Science & Tech

Seeking a bisexual revolution

3 min read

Lecturer says such a movement could help free ‘all other groups’

A successful bisexual movement would lead not only to more freedom for bisexuals, but to “liberation of all other groups. In fighting for its goals, it would not forget how all forms of oppression are interlinked. It would not seek to assimilate, but rather to multiply and expand,” said Shiri Eisner, author of “Bi: Notes for a Bisexual Revolution,” in delivering the annual Nicholas Papadopoulos Lecture.

“The choice of this year’s lecturer reflects the Office of BGLTQ Student Life’s commitment to bisexual students at Harvard, and to recognizing the full diversity of the queer community,” said Joshua Blecher-Cohen ’16, senior intern in the Harvard College Office of BGLTQ Student Life, which presented Tuesday’s lecture. “Too often, bisexuality is marginalized within the world at large, and within LGBT communities as well. It was incredibly validating to see Shiri’s lecture locate bisexuality at the heart of queerness rather than at its periphery.”

Eisner said that society is afraid of bisexuality because many people think bi people are really gay or can choose to be either gay or straight, are confused or going through a phase, are promiscuous, or are carriers of sexual diseases.

Eisner, an activist, writer, and researcher who resides in Tel Aviv, said, “Monosexism … creates multiple disparities between bisexual and monosexual people.” For example, in the United States, she said, more than 40 percent of bisexual people have considered suicide, compared with 8.5 percent of heterosexuals and 27 percent of gay people. She said that nearly half of bisexual women are survivors of rape, compared with 17 percent of heterosexual women and 13 percent of lesbians. She added that nearly 45 percent of bisexual youth have been bullied on the Internet, compared with 19 percent of heterosexual youth and 30 percent of gay youth.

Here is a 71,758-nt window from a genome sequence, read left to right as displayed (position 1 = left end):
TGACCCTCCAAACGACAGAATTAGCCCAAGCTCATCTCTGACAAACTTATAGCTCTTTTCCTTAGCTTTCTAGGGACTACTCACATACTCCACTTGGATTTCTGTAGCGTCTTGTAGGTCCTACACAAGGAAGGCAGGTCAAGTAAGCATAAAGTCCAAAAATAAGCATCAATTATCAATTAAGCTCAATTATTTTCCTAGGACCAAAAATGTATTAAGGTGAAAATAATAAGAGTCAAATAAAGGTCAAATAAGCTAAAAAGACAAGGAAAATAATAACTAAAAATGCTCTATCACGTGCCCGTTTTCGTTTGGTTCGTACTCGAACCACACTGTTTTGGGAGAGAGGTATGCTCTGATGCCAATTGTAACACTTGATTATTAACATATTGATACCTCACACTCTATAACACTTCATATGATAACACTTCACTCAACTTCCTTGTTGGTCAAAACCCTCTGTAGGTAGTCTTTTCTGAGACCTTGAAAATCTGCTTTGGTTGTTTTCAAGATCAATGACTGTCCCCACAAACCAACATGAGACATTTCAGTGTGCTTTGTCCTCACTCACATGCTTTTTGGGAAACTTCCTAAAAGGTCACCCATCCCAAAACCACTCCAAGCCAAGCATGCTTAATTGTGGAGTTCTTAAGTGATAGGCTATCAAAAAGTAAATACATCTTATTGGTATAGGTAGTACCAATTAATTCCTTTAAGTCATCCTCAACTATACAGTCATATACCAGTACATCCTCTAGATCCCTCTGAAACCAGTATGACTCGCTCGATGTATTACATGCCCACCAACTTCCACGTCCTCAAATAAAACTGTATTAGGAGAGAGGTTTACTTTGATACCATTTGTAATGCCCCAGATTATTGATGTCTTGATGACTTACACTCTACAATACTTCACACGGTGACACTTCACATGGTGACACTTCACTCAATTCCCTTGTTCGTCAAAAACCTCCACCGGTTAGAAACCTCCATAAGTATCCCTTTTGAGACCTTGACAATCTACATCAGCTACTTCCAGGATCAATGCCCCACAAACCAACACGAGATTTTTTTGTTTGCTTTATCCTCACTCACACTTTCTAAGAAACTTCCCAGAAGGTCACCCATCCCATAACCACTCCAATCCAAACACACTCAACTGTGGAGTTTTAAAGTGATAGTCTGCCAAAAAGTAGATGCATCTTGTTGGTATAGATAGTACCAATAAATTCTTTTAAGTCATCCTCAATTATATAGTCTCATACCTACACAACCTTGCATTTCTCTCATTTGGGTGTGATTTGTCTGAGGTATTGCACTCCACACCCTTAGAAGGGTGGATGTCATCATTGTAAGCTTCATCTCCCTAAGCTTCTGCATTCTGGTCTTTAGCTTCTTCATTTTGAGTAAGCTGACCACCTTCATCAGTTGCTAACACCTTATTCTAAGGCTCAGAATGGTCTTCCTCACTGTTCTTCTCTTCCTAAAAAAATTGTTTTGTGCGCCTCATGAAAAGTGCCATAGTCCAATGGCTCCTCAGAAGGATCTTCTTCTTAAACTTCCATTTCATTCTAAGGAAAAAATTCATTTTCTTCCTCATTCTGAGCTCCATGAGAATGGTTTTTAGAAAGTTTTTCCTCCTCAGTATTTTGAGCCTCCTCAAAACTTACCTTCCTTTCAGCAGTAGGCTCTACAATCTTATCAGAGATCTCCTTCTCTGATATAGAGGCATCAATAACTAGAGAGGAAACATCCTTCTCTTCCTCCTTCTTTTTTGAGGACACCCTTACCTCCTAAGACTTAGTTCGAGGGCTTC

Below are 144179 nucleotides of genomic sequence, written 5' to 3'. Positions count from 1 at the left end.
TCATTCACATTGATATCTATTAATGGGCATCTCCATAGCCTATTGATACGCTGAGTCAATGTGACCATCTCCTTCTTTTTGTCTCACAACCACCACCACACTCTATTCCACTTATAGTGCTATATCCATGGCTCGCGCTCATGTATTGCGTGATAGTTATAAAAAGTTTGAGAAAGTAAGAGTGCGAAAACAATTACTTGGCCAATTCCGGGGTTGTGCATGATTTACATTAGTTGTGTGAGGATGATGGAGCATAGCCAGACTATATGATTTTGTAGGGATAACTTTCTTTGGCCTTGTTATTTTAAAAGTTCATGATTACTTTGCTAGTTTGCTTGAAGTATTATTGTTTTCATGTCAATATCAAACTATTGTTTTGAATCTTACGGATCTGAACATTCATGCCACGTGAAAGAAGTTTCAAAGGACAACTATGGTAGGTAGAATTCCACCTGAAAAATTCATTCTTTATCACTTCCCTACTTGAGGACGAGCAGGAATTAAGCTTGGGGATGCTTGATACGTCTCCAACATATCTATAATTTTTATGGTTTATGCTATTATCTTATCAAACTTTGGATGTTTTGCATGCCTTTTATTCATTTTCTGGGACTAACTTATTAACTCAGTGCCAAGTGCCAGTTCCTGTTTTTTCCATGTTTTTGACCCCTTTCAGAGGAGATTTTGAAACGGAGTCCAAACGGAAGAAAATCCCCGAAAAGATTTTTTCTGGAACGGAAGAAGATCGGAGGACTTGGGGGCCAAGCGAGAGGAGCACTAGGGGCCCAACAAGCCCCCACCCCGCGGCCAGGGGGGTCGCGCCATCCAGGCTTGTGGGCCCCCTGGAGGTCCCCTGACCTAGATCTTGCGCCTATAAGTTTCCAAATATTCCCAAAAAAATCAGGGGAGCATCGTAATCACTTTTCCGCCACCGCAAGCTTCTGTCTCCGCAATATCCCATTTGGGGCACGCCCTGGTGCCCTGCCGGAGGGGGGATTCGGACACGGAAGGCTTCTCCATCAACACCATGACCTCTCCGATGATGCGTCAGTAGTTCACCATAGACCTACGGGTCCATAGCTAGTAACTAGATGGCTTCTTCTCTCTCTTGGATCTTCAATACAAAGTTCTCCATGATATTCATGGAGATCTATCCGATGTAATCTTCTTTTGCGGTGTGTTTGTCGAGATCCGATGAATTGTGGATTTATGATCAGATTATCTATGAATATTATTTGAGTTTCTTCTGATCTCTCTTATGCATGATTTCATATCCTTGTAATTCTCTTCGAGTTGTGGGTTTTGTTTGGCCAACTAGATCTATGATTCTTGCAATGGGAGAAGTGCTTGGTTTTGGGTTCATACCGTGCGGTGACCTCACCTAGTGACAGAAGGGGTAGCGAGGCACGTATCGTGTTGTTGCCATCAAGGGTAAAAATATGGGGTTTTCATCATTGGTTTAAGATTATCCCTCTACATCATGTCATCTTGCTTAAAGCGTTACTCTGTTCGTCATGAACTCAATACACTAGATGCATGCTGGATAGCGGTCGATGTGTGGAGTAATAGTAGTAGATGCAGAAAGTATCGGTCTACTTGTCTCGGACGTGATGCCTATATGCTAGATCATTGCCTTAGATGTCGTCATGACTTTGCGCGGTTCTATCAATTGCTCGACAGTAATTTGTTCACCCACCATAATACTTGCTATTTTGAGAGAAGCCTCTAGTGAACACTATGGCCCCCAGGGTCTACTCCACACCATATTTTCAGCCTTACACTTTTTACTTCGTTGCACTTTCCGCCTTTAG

During her lecture, named for a Harvard graduate who died of AIDS in 1994, Eisner called for a bisexual revolution that would combat “biphobia and monosexism, resist all hierarchical binaries of sex, gender, and sexuality, and a struggle for the liberation of all bi, trans, and queer people, and resistance to all oppressive hierarchies, including race, class, age, ability, and any other oppressive axis that constructs and influences people’s lives.

“In concocting a bisexual revolution,” Eisner said, “what I’d like to do is to mix bisexuality together with intersectionality and radical politics. I imagine it as a bubbling potion which, after being added to those other components, creates an explosion of fire and light and gas, burning and bursting in all directions. It is this explosion that I want to concoct, this burst of creativity, power, and something of the unknown — to make bisexuality into an agent of chaos so that we can use it to destroy oppression and create something new.”